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Dinner Etiquette



Quick Tips on Dinner Etiquette

Sometimes it’s good to know proper dinner etiquette, especially when you are invited to a formal event. Many of the dinner etiquette practices are also just common rules of politeness when eating with others, whether in public or private settings.

There are also a few things to do to show good manners before the dinner itself. One of these is to respond to a dinner invitation in a timely manner, usually not more than a week after receiving it. Dress nicely. Always dress appropriately for the type of dinner you are attending. Whether this is formal attire, semi-formal, or casual, don’t dress in such a way that you will look completely out of place, and never disregard any dress code that is recommended.

Another part of dinner etiquette involves getting to the dinner on time. Up to ten minutes late is okay but never more than that. If your invitation did not include the words “and guest,” be sure to contact the host well before the dinner to see if it is going to be permissible to bring a guest. It is also a part of dinner etiquette to bring along a gift for the host and/or hostess. This is where the traditional bottle of wine or champagne comes into play, but it is also appropriate to bring flowers or chocolates.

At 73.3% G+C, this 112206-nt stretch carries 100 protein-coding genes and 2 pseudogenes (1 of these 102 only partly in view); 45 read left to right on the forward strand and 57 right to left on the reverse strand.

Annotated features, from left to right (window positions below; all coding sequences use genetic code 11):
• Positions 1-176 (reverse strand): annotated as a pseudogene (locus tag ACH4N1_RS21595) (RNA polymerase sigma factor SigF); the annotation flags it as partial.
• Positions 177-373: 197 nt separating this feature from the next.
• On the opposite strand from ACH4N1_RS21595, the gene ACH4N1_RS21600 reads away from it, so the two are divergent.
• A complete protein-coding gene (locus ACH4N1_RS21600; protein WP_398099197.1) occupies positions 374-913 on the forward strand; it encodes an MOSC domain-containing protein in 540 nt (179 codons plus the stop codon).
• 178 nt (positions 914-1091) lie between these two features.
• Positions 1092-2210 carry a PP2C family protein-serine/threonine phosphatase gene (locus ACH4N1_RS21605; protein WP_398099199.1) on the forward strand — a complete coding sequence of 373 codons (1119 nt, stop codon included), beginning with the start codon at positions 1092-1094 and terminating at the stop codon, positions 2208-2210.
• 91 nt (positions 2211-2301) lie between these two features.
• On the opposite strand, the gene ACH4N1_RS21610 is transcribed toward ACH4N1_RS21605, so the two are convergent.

Once everyone is seated at the dinner table, there are more specific rules to follow. Unfold the napkin and make use of it throughout the meal to wipe your fingers and lips. Be sure to hold your silverware properly--if this is something you are unsure about, ask someone to show you how to do it correctly before the day of the dinner. The fork and knife are placed on the sides of your plate while you are eating, and then left in the center of the plate when you are finished.

At a formal dinner, the ladies are served first, beginning with the person seated to the right of the host and then moving around the table clockwise. The men are served last. Men are also expected to be polite when a woman rises to leave the room, by standing when she gets up from the table and when she returns to it.

If you don’t like the food being served, you should still be polite and try to eat at least some portion of it. You can also cut it up and move it around without it being too conspicuous if you are unhappy with the offerings. If you enjoy your meal but are simply not able to eat all of it, it is not improper dinner etiquette to leave a small amount on the side of your plate.

Dinner etiquette also includes some things that should be practiced at every meal. For instance, don’t make noises while you eat, such as slurping. When passing a dish, do not reach across the table but pass it down to someone closer to the person who wants it. It is bad manners to talk with your mouth full or to simply talk too much. Dinner etiquette also mandates that you not drink too much alcohol. You do not want to embarrass yourself or the host. Make an effort to carry on conversations with those seated near you. And finally, don’t forget to thank the host and/or hostess for inviting you. A formal dinner requires that you send a written thank you note.


 

 

 


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